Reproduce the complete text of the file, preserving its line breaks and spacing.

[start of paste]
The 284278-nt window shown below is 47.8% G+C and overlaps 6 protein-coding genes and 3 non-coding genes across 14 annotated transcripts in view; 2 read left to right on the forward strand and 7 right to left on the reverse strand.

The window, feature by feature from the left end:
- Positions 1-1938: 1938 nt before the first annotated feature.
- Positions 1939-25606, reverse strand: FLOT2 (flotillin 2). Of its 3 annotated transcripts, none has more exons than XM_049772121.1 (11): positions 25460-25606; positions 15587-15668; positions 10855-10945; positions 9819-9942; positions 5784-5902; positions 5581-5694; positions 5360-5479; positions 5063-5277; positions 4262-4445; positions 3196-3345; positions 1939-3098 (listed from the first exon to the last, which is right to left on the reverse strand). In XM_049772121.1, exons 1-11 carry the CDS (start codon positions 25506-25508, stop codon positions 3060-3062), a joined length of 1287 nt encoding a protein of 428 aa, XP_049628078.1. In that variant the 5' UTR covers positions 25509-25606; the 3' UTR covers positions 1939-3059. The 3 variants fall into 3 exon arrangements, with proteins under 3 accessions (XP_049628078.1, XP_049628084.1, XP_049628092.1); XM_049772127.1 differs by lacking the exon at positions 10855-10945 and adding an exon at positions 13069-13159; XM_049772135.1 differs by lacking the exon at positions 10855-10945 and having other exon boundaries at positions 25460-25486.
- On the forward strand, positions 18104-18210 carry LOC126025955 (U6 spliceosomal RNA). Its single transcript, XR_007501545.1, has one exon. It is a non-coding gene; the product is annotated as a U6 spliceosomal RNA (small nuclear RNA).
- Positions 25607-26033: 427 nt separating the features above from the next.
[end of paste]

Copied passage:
The 284278-nt window shown below is 47.8% G+C and overlaps 6 protein-coding genes and 3 non-coding genes across 14 annotated transcripts in view; 2 read left to right on the forward strand and 7 right to left on the reverse strand.

The window, feature by feature from the left end:
- Positions 1-1938: 1938 nt before the first annotated feature.
- Positions 1939-25606, reverse strand: FLOT2 (flotillin 2). Of its 3 annotated transcripts, none has more exons than XM_049772121.1 (11): positions 25460-25606; positions 15587-15668; positions 10855-10945; positions 9819-9942; positions 5784-5902; positions 5581-5694; positions 5360-5479; positions 5063-5277; positions 4262-4445; positions 3196-3345; positions 1939-3098 (listed from the first exon to the last, which is right to left on the reverse strand). In XM_049772121.1, exons 1-11 carry the CDS (start codon positions 25506-25508, stop codon positions 3060-3062), a joined length of 1287 nt encoding a protein of 428 aa, XP_049628078.1. In that variant the 5' UTR covers positions 25509-25606; the 3' UTR covers positions 1939-3059. The 3 variants fall into 3 exon arrangements, with proteins under 3 accessions (XP_049628078.1, XP_049628084.1, XP_049628092.1); XM_049772127.1 differs by lacking the exon at positions 10855-10945 and adding an exon at positions 13069-13159; XM_049772135.1 differs by lacking the exon at positions 10855-10945 and having other exon boundaries at positions 25460-25486.
- On the forward strand, positions 18104-18210 carry LOC126025955 (U6 spliceosomal RNA). Its single transcript, XR_007501545.1, has one exon. It is a non-coding gene; the product is annotated as a U6 spliceosomal RNA (small nuclear RNA).
- Positions 25607-26033: 427 nt separating the features above from the next.